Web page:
Cord Blood and Tissue in the Treatment of Disease

Cord blood is a proven treatment of more than 80 diseases and conditions including numerous types of malignancies, anemias, inherited metabolic disorders and deficiencies of the immune system. It has saved thousands of lives around the world through more than 50,000 transplantations. The majority of these cord blood transplantations have been performed in patients younger than 18 years of age; however, with advancements in regenerative medicine, it is foreseeable that individuals of all ages can benefit from this therapy in the near future. Transplantations are characterized as either autologous (cells of the donor) or allogeneic (cells of a matched sibling or other family member).

In addition to the proven treatments, researchers are looking into other diseases cord blood can treat. Promising research that could potentially impact a countless number of lives is being conducted in the treatment of autism, cerebral palsy, adult stroke and more. Below is a partial list of diseases currently being researched or treated using stem cells like those found in cord blood and cord tissue:


Cord Blood Stem Cells in Preclinical Research and Clinical Trials

Possible use by the baby, its sibling or other family members 1
Acquired Hearing Loss
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(1 in 8 Children 6–19 in U.S.)
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(1 in 68 Children in U.S.)
Cerebral Palsy
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(1 in 300 Children 5–10 in U.S.)
Congenital Heart Defects
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(1% of births each year in U.S.)
Crohn's Disease
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(0.006% of U.S. population)
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(9% of U.S. population)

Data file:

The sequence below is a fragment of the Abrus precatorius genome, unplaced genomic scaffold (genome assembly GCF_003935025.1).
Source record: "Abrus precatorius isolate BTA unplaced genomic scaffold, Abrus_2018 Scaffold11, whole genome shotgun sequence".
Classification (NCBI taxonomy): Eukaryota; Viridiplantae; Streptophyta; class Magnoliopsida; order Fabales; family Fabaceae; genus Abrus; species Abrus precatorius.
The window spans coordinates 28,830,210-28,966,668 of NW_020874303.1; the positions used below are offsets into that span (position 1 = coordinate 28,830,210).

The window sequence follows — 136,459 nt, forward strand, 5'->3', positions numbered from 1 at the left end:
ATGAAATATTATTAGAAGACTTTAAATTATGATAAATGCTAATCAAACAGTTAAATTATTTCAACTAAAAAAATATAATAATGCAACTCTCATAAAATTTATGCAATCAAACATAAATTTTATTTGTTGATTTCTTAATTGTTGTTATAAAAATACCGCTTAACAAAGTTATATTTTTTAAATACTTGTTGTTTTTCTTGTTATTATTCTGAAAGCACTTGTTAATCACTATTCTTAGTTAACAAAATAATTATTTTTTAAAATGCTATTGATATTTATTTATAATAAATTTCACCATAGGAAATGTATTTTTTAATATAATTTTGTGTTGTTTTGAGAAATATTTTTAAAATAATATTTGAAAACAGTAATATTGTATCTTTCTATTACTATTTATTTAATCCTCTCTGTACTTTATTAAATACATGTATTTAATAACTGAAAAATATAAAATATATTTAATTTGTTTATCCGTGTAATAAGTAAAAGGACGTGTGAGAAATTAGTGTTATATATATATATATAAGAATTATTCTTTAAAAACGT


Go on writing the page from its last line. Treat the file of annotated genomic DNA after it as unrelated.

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(13% of Children in U.S.)
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(0.3% of U.S. population )
Signs of Ageing
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(1 in 20,000 before 19 in U.S.)
Traumatic Brain Injury
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(No. 1 Cause of Childhood Death in U.S.)

Cord Tissue Cells in Preclinical Research and Clinical Trials

Possible use by the baby, its sibling or other family members 2
Amyotrophic Lateral Sclerosis (ALS)
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(1 in 1,000 in U.S.)
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(50% of those 85 and Older in U.S.)
Cartilage Injury
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Cleft Palate Repair
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(1 out of 1,000 Births in U.S.)
Heart Disease
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(Leading Cause of Death in U.S.)
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(Affects 1 of 250 in U.S.)
Multiple Sclerosis
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(Affects 1 of 750 in U.S.)
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(0.3% of U.S. population)
Rheumatoid Arthritis
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(~1% of U.S. population)
Spinal Cord Injury
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(1 in 20,000 before 19 in U.S.)
Wound Healing
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Diseases Treated by Umbilical Cord Blood Transplantation

Diagnosis Possible use by the baby (autologous) Possible use by sibling or other family member (allogeneic)
(60,000 Diagnoses Each Year)
Acute Lymphoblastic Leukemia